Practical Pitfalls and Dilemmas of Technology Transfer
Edited by Richard Veryard in association with IFIP Working
This material represents a bucket of experience in technology transfer.
It is intended to be used in two ways:
To improve the prevailing practice in technology transfer and implementation.
To challenge the prevailing theoretical models.
IFIP working group 8.6 contains academics and practitioners from around
the world with an interest in the dissemination, transfer and implementation
of information technology. To know more about our group, please
go to our home page.
This material originates from a brainstorming session we organized at
our second working
conference, which took place by the side of Lake Windermere in the
North of England, in June 1997.
Suspicion. (Can be either way: practitioners' suspicion of researchers,
researchers' suspicion of people in industry).
Expectation that the nature of the solution can be deduced from the nature
of the source. (E.g. because this software comes from a university, it
must be an untested prototype.)
Fear of technology. Fear of change. Fear of the consequences of change.
Fear that benefits of change may be too long delayed or too indirect to
compensate for fear.
Individuals don't own the technology - therefore don't change how they've
been working - therefore obsolete procedures retained.
Lack of common ground among stakeholders.
Assumptions about speed of adaptation.
Technology inhibits previous good practices.
Cascading requirements: the solution keeps needing additional elements
before it will work.
Risk-averse or cost-averse environment.
Investment decision without clear-cut business case - therefore lacking
management incentive to implement properly.
Insufficient community of 'translators': people who can communicate between
technology opportunities and business opportunities. (Technology brokers
/ agents) Also need translation from business needs to technical requirements.
Mismatch between intentions and funding.
Inattention to training. Poor timing of training.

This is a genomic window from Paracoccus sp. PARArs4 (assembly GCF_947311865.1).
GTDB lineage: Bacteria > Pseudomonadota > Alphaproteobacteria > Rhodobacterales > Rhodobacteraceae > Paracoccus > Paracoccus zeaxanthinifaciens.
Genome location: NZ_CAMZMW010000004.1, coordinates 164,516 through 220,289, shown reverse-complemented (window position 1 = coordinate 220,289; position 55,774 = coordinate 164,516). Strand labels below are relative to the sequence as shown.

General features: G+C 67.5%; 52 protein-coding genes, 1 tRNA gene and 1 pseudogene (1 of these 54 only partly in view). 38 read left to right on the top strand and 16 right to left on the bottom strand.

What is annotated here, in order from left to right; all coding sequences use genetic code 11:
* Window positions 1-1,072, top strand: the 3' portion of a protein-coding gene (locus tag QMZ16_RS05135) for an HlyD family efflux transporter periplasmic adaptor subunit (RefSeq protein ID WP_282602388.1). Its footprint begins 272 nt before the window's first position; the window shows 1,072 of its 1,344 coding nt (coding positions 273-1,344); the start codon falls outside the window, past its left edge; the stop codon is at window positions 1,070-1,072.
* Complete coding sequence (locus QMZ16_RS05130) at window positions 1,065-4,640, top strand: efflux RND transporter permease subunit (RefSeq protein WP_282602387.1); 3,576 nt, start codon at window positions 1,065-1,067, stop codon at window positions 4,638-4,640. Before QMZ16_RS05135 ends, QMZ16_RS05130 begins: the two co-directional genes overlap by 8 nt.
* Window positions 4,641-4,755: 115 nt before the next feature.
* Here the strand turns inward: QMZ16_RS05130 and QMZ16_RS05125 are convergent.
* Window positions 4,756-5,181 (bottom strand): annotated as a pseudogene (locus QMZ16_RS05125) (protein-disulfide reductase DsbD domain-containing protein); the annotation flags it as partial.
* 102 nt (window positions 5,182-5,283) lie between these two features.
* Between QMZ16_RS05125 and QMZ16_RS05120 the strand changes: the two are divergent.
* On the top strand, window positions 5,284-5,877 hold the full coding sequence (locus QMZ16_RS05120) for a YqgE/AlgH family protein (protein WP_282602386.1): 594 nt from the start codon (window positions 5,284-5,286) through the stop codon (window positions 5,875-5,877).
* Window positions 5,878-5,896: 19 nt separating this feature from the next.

Raising false expectations.
Experts are isolated: cannot or will not pass knowledge on.
People-phase mismatch; different kinds of people are required for different
phases of the technology transfer process.
New technology incompatible with prevailing standards.
Not recognizing relevant features of context.
Insufficient time and resources to adapt technology to context.
Thinking of process as product. Technologists asked to implement
a flexible process, but thought of it as a fixed product.
Break in continuity of technology transfer process.
Inability to communicate complex research results - translate into business
Inexperienced project management.
Not keeping users informed.
Unwillingness to provide human resource - wrong people allocated - not
enough time from the right people.
Champion not powerful enough.
Existence of a powerful anti-champion: someone who doesn't want this innovation
to succeed, usually because it conflicts with a rival pet project.
Interaction effects: the combination of many small things, none of which
would be significant on its own. (One participant in the brainstorming
session mentioned a project in which several parties cut corners.
The cumulative effect of these cut corners was disastrous for the project
as a whole.)
Competition between initiatives: Either because they compete for resources,
management attention, or the organization's capacity for change. Or because
the technical features conflict.
Biting off more than you can chew.
Inability to quit.
Vendor dilemma: how to retain intellectual property rights while fully
supporting users over time.
How to give away enough intellectual property rights (IPR) to make something
How to maintain relationship between suppliers and users through a succession
of developing technologies.
How to maintain continuity of technology transfer process, through different
styles of activity, involving different kinds of people.
Looking at the above list, we identified the following recurrent themes:
Mutual understanding. Between technology and the organization, including
its culture and politics.
Mutual adaptability of technology and organization.
Fear, uncertainty and doubt.
Balance - tension. (In an effective implementation, a balance often needs
to be struck between two conflicting demands.)
Risk and commitment.
Receiver takes ownership. (This may involve transfer of intellectual property
rights as well as 'emotional' ownership.)
Partnerships and relationships.
Resources. (Technical, Time, Material, Human)
Participants in the brainstorming workshop were: Steve
Ball, Monika Buescher,
Corsi, David Dickinson,
Chris Sauer, Chris
Turgoose, Richard Veryard and
Please contribute further experiences to this material. Additions
to the list should be supported with an anecdote from a real-life situation,
or a reference to a published case study, wherever possible.
Please also email me with comments
about the material. Do you see any interesting patterns in the material
itself, or any interesting relationships with other stuff? Do you have
any suggestions for the further development or use of the material?
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Copyright © IFIP and Richard Veryard, 1997.